In 1902, Schwarz closed The Fair and opened Popular Dry Goods Company with nephew Maurice and other relatives. The two leading merchants in the city at that time, H. Lesinsky Co. and Calisher Dry Goods Company, proved to be little competition for Schwartz, and the Popular became a huge success.
In 1907, the Popular moved from the northeast corner of El Paso and Overland Streets to Mesa and San Antonio and consisted of three floors by 1914. Just two years later, Schwartz decided a modern department store was needed, and in 1917, a six-story Popular building fronted Mesa and San Antonio Streets.
The Popular was one of the main stores in town during the Mexican Revolution. Schwartz’s granddaughter Ann Goodman Schaechner, tells a story about Pancho Villa and Francisco Inocencio Madero, opposing military leaders:
One day at the Popular, Pancho Villa and General Madero were in the store together, but on different floors. One was on the basement and the first floor and the other was on the second or third floor. A clerk recognized the foes and ran back and forth between floors attending the two men so that they would not bump into each other. Thanks to the observant employee, the two men never saw each other, and the store kept both good customers.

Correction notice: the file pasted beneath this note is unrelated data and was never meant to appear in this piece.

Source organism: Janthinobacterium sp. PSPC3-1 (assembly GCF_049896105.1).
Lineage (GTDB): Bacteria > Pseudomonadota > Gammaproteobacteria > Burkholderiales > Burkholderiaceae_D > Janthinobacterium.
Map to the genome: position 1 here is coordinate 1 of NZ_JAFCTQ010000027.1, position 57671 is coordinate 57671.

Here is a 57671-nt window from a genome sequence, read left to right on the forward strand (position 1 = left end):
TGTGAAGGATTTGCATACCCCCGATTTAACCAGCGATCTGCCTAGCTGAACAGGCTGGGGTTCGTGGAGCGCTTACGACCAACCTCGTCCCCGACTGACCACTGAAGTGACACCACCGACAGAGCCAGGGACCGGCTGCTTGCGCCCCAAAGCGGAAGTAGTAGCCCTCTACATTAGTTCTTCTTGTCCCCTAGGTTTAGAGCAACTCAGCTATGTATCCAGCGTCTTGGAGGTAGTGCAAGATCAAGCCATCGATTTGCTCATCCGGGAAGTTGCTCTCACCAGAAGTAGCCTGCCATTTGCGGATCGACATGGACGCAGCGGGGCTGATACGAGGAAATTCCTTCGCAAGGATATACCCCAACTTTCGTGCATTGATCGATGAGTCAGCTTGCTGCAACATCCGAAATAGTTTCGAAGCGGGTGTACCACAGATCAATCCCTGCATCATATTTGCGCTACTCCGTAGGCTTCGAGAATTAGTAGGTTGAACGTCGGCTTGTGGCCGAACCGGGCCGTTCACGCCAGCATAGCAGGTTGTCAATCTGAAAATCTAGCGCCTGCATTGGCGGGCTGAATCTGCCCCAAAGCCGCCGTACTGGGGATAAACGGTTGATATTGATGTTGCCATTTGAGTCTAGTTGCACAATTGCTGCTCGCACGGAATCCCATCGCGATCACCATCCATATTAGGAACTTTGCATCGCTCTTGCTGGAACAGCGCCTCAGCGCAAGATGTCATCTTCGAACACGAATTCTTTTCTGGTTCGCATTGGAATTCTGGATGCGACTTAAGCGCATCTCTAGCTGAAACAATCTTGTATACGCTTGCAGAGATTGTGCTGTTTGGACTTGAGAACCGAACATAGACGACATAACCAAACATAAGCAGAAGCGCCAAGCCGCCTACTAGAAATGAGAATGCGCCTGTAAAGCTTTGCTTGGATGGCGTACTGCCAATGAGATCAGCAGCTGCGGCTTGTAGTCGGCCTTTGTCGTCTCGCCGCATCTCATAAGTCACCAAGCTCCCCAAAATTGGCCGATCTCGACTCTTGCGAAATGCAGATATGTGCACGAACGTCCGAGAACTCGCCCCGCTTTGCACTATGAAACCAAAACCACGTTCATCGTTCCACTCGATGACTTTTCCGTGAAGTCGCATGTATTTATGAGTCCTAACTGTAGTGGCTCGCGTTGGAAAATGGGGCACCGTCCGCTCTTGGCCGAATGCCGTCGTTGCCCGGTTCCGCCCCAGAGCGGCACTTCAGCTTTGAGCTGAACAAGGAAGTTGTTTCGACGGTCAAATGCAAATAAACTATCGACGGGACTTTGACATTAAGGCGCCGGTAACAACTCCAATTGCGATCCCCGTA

The Popular’s success can be attributed to such things as trust, hard working employees and loyal customers. At the 25th Anniversary Celebration of the Popular, Judge R. E. Thomason stated, “Mr. Schwartz built the store on faith: it was the faith of Popular’s employees in the management that contributed to its growth, the faith of the management in the employees, the faith of the store in its customers, the faith of its customers in the store.”
Of their employees, the buyers were the most important. They decided what merchandise the store would offer its customers, and they were the ones who searched the markets for new styles and special purchases that were passed on to the public. To keep up with demand, Schwartz imported merchandise from the four corners of the fashion world. In 1928, the Popular’s buyers covered over 195,000 miles on buying trips in the United States and Europe.
The employees’ attitude toward customers was also highly important. The employees were asked to smile, to keep the customers happy and to treat them as the important people they were, for if customers did not come to buy, the store could not survive. The employees were trained to be polite, attentive and not too aggressive in making sales. They were to talk with customers about style, quality and attractiveness of items rather than the price. This philosophy would serve Schwartz well for 39 years.